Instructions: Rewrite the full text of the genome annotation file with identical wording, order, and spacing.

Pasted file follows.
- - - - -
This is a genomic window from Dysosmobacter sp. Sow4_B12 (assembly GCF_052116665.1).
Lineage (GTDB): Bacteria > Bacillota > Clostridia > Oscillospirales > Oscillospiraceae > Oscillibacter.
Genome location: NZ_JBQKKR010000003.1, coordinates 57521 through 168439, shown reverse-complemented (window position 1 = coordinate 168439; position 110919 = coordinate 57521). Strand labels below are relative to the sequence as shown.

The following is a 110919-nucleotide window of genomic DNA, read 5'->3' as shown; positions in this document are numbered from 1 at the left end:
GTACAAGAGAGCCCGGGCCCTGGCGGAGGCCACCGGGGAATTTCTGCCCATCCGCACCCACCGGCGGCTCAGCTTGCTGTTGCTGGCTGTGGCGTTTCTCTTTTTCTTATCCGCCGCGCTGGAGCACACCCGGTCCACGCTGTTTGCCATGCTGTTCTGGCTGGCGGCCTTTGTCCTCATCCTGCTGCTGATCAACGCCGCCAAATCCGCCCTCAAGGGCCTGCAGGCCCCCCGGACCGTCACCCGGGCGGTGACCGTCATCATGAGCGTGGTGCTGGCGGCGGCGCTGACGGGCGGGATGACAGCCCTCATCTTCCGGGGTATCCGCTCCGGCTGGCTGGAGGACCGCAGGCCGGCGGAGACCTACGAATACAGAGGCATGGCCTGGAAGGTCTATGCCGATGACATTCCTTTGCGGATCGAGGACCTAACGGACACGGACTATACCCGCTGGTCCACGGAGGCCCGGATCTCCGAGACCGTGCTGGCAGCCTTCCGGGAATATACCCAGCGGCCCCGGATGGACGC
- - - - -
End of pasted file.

This is a genomic window from Dysosmobacter sp. Sow4_B12 (assembly GCF_052116665.1).
Lineage (GTDB): Bacteria > Bacillota > Clostridia > Oscillospirales > Oscillospiraceae > Oscillibacter.
Genome location: NZ_JBQKKR010000003.1, coordinates 57521 through 168439, shown reverse-complemented (window position 1 = coordinate 168439; position 110919 = coordinate 57521). Strand labels below are relative to the sequence as shown.

The following is a 110919-nucleotide window of genomic DNA, read 5'->3' as shown; positions in this document are numbered from 1 at the left end:
GTACAAGAGAGCCCGGGCCCTGGCGGAGGCCACCGGGGAATTTCTGCCCATCCGCACCCACCGGCGGCTCAGCTTGCTGTTGCTGGCTGTGGCGTTTCTCTTTTTCTTATCCGCCGCGCTGGAGCACACCCGGTCCACGCTGTTTGCCATGCTGTTCTGGCTGGCGGCCTTTGTCCTCATCCTGCTGCTGATCAACGCCGCCAAATCCGCCCTCAAGGGCCTGCAGGCCCCCCGGACCGTCACCCGGGCGGTGACCGTCATCATGAGCGTGGTGCTGGCGGCGGCGCTGACGGGCGGGATGACAGCCCTCATCTTCCGGGGTATCCGCTCCGGCTGGCTGGAGGACCGCAGGCCGGCGGAGACCTACGAATACAGAGGCATGGCCTGGAAGGTCTATGCCGATGACATTCCTTTGCGGATCGAGGACCTAACGGACACGGACTATACCCGCTGGTCCACGGAGGCCCGGATCTCCGAGACCGTGCTGGCAGCCTTCCGGGAATATACCCAGCGGCCCCGGATGGACGC